Exacerbating the crisis facing the health of our rivers is a framework of weak environmental regulations. Too often these fail to address real world issues, such as the concurrent release of chemicals and their cumulative effects. When combined with a long-standing culture of apparent light touch enforcement, the existing regulatory framework is wholly failing to offer adequate protection.

Diminished regulatory resources and outdated monitoring approaches are also likely to be hiding the true extent of harmful emissions in river ecosystems. Only with robust long-term monitoring in the mode of the Riverfly Census can we truly understand the changes occurring in our freshwater habitats. The Riverfly Census has started to address the lack of widespread, high resolution benchmarking but considerably more work now needs to be undertaken.

Dr. Janina Gray, S&TC Head of Science & Environmental Policy:

“The evidence is clear; our rivers urgently need our help. Current regulation and management are not managing to halt the frightening decline of aquatic insects, let alone reverse it. Our freshwater fish and invertebrates are being choked by fine sediments which should be on fields, not in rivers, and are subjected to chemical cocktails we don’t understand or monitor. If we want our children to be able to watch wild trout rising, a mayfly hatch emerging or a kingfisher feeding, the time to act is now.  This degradation is happening now, under our noses and on our watch. It is time for all of us to take action.”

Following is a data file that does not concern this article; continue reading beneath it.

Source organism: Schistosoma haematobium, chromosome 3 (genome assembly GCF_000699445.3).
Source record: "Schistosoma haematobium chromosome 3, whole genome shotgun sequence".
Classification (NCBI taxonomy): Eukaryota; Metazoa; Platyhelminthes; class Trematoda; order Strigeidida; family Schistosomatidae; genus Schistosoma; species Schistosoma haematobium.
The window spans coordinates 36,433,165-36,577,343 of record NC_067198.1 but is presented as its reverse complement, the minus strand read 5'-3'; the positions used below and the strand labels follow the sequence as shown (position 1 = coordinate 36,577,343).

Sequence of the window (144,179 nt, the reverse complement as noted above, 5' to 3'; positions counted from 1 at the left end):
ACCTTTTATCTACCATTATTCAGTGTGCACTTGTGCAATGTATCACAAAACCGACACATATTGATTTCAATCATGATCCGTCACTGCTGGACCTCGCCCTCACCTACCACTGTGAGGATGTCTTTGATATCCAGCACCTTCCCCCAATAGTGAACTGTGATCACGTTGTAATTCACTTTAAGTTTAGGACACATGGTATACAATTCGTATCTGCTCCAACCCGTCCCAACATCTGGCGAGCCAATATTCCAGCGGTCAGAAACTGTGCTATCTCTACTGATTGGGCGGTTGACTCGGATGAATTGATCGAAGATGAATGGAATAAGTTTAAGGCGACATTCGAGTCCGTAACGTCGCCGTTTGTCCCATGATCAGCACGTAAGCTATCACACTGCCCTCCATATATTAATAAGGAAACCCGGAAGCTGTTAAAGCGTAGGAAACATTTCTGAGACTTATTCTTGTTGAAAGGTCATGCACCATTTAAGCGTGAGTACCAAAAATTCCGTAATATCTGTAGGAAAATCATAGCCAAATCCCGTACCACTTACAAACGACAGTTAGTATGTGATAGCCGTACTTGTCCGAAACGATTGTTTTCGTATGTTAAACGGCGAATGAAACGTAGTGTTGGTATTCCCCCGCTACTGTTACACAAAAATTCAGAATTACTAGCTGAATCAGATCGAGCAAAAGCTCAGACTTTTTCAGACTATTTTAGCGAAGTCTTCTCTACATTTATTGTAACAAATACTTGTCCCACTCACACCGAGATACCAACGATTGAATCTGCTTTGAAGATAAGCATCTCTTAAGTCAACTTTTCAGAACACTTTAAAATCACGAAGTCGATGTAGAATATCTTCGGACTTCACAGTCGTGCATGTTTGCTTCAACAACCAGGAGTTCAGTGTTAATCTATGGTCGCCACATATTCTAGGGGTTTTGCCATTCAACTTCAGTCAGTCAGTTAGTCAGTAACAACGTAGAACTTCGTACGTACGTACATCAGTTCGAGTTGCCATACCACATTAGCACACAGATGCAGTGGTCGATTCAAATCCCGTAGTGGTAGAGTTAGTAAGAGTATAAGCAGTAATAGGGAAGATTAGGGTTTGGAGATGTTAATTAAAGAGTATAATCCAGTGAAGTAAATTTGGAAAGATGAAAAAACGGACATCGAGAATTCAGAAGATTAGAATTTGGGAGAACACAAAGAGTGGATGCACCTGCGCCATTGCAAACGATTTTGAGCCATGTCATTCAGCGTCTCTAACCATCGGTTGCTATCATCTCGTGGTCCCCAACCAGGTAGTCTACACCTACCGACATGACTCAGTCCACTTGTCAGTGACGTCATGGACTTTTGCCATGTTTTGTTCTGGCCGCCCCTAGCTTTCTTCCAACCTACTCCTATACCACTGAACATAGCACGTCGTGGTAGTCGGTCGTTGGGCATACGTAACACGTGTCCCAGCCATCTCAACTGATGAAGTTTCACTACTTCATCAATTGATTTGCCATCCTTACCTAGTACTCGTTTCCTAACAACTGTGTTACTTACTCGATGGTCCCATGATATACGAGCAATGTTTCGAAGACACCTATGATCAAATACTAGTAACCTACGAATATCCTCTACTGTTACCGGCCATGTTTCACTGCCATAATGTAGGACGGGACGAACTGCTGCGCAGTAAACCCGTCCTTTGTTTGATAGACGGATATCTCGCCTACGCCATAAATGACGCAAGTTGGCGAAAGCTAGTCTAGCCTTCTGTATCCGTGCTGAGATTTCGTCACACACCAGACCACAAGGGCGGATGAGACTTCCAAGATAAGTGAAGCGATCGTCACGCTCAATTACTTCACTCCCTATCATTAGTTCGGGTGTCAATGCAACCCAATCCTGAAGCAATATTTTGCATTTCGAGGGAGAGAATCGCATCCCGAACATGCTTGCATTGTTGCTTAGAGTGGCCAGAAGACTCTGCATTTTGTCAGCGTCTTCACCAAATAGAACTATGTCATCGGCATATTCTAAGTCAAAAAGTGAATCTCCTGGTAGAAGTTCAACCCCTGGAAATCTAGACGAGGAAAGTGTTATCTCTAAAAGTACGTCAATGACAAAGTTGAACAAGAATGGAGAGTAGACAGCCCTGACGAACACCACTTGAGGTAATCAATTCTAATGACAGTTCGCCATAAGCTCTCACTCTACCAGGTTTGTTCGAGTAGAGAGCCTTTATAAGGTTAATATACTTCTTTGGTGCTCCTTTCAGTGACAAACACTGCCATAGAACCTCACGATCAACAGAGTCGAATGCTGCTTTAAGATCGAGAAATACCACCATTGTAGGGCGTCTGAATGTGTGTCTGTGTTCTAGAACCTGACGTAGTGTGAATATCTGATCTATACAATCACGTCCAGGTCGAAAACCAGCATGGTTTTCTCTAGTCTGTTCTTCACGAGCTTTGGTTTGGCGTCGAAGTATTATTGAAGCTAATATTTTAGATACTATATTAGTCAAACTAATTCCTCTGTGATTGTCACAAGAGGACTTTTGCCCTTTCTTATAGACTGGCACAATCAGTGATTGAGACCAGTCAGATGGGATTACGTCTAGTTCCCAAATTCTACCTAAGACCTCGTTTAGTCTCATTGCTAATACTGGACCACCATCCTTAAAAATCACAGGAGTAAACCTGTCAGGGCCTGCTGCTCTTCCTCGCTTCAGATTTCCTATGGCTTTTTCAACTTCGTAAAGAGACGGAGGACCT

Salmon & Trout Conservation is calling for action at the national level and is making a series of policy recommendations:

  • Further investigations into the biological impact of phosphorus spikes. Without this work, the validation that discharge permits, based on an annual average of monthly samples, are providing for the protection of our rivers is highly questionable.
  • Chalkstreams should have their own classification targets within the Water Framework Directive (WFD).
  • Establish a standardised approach to monitoring fine sediment in our rivers and set appropriate river specific standards.
  • Develop a national programme of species-level monitoring to provide the resolution required to detect pressures such as excess phosphates, sediment and damaging chemicals, and the benchmarking on which to make informed decisions.